Pavilionism
March 2005
Gerrit Rietveld Academy
Students' work
corbusier
Since 2000, we teach (one day a week) at the graphic design department of the Gerrit Rietveld Academy (Amsterdam). We certainly see teaching as a part of our daily design pursuits, but as we're writing this, we still haven't figured out a good way to give this activity (teaching) a good place in this archive.
One possibility would be to put all our assignments online, in the form of a small database; basically a bunch of texts that we wrote for students, featuring assignments such as our beloved 'New Beatle Death Clues'.
Point is, even if we decide to add such a database to this site, we still would like to finish a lot of other things first: for example, our own online archive of work is still very incomplete. Only after we finished that, we would feel ready to work on a database of Rietveld assignments.
Having said all this, we still would like to show you some Rietveld material. As a result of a project we did with our students during the last semester (summer 2005), we have some really nice photographs floating around in our mailbox and attachment folder.

Again, it really isn't our intention to use this site as an archive of students' work: first of all, our site would get flooded. Secondly, it would be too time-consuming to document, collect and format all the work. More importantly, we don't want to take credit for the students' work, by showing it on our website.
But that doesn't mean we can't make an exception once in a while. So in this chapter, we show a small selection of students' work.

In short something about the assignment. It all started when we attended a lecture by the artist Dan Graham, in which he showed his beautiful pavilions. We were immediately inspired to turn this into an assignment. Basically, we asked the students to do something with the idea of the pavilion as a medium in itself. Or better put, to explore the very concept of the maquette (scale model). The emphasis on the maquette (rather than on the actual building) was important to us, as we didn't want to turn the project into a proper 'architectural' assignment.
For us, the assignment had much more to do with the idea of the maquette as a format in its own right. We were also quite interested in the idea of infiltrating an aesthetic that was not our own, looking at architecture as complete outsiders. (We know, this must sound really vague. What can we say? You had to be there, we guess).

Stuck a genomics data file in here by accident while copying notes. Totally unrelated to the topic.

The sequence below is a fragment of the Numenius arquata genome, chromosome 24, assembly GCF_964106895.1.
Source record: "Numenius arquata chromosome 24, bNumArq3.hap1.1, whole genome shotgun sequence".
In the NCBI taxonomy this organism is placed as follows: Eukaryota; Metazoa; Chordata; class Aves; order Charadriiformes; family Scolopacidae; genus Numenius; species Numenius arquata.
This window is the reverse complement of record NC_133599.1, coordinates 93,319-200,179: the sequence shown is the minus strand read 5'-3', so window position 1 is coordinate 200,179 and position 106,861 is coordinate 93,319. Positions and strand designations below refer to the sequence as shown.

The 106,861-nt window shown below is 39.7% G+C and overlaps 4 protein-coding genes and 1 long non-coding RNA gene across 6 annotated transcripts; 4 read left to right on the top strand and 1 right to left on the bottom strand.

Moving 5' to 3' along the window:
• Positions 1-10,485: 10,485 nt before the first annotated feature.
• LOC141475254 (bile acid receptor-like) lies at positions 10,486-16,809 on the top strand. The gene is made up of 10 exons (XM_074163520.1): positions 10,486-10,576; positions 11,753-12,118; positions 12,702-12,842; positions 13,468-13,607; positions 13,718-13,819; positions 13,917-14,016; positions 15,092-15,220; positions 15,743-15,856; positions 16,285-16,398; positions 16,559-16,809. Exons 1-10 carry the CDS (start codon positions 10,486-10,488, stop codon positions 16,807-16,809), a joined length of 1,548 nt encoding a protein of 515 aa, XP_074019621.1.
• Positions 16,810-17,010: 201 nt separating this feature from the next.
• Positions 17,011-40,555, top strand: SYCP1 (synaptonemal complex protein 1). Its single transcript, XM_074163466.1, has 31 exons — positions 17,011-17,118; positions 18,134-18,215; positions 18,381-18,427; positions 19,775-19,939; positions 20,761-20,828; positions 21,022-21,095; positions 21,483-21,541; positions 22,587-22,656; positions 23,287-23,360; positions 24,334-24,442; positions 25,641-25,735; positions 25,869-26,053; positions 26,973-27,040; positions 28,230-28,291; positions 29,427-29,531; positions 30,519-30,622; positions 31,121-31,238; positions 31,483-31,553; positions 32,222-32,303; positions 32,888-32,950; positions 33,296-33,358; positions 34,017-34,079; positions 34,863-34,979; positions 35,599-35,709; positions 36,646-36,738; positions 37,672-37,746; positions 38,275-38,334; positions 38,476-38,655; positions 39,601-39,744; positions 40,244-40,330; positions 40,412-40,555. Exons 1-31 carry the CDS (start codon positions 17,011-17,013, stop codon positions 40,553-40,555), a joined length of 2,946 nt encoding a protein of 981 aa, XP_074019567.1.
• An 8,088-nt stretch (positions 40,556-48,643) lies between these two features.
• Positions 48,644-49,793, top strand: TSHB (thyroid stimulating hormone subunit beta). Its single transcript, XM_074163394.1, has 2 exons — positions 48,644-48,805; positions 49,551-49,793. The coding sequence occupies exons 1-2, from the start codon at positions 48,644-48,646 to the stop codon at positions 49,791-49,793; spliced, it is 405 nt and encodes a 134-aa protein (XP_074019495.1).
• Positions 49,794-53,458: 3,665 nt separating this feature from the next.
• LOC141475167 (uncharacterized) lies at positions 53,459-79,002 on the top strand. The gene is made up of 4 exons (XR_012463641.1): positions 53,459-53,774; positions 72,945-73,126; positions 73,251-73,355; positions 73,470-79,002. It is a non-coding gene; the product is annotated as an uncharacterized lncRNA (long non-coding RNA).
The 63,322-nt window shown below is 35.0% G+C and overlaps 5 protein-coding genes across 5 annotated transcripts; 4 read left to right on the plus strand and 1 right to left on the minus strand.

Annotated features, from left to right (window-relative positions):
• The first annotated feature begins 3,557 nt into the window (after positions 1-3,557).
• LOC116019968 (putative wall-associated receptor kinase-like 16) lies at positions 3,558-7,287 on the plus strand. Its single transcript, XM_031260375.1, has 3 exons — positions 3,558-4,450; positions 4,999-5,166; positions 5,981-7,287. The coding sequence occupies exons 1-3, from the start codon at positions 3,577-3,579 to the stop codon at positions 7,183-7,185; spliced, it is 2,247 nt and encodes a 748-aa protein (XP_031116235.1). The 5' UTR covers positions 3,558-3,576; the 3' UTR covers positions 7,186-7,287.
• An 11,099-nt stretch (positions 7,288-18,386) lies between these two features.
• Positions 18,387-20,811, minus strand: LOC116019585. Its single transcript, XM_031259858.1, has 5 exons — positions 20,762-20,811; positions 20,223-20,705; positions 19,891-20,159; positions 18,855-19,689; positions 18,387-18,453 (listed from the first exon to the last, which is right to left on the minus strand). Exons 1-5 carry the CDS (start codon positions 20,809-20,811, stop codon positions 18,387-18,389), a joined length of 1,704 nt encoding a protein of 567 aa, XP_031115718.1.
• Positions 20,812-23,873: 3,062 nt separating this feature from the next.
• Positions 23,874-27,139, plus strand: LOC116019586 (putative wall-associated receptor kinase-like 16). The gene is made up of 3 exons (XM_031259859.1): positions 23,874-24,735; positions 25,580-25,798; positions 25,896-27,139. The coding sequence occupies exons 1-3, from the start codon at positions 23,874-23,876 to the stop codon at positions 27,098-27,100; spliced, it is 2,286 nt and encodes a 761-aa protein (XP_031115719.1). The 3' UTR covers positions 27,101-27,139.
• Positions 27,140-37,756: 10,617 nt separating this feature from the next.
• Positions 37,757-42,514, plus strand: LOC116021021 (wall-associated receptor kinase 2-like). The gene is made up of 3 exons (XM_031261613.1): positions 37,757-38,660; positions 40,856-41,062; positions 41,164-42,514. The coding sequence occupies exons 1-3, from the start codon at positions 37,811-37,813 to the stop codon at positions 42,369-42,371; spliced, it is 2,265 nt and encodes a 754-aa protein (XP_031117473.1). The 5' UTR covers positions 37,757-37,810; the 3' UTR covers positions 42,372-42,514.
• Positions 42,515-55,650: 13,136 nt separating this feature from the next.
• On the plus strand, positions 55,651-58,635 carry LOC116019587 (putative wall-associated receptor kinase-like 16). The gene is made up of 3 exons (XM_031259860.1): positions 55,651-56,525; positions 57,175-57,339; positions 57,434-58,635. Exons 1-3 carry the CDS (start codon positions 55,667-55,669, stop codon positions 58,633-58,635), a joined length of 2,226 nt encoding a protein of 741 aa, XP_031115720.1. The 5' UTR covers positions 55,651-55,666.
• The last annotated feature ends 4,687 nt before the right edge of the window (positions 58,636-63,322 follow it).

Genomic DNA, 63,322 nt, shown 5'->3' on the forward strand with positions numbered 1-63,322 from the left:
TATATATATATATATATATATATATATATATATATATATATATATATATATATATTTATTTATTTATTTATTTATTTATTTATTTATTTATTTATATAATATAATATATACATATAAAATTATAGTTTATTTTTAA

Anyway. While we were doing research for this assignment, together with the students, we noticed a certain type of photography that we came across in countless architectural magazines and books: the picture of the architect with his/her maquette (an example of such a picture can be seen above). This really turned out to be a very archetypical image in architecture, and we collected dozens of examples. This actually became the inspiration for another project, a short follow-up assignment. We asked the students to make pictures of themselves, together with their maquettes.
Shown here a small selection of these pictures. In other words, the work featured in this section is not designed by us; it's designed by our students. The names of these students are, in order of appearance: Clare McNally, Rebecca Stephany, Lane Gry Kristensen, Risto Kalmre, Ian Brown and Jens Schildt.
Again, this is just a small selection. We wish we could show all pictures, but that would swallow up too much space. We think for now, these will do:


01. Clare McNally

claire

02. Rebecca Stephany

rebecca

03. Lane Gry Kristensen

lane

04. Risto Kalmre
risto

05. Ian Brown
ian

06. Jens Schildt
jens
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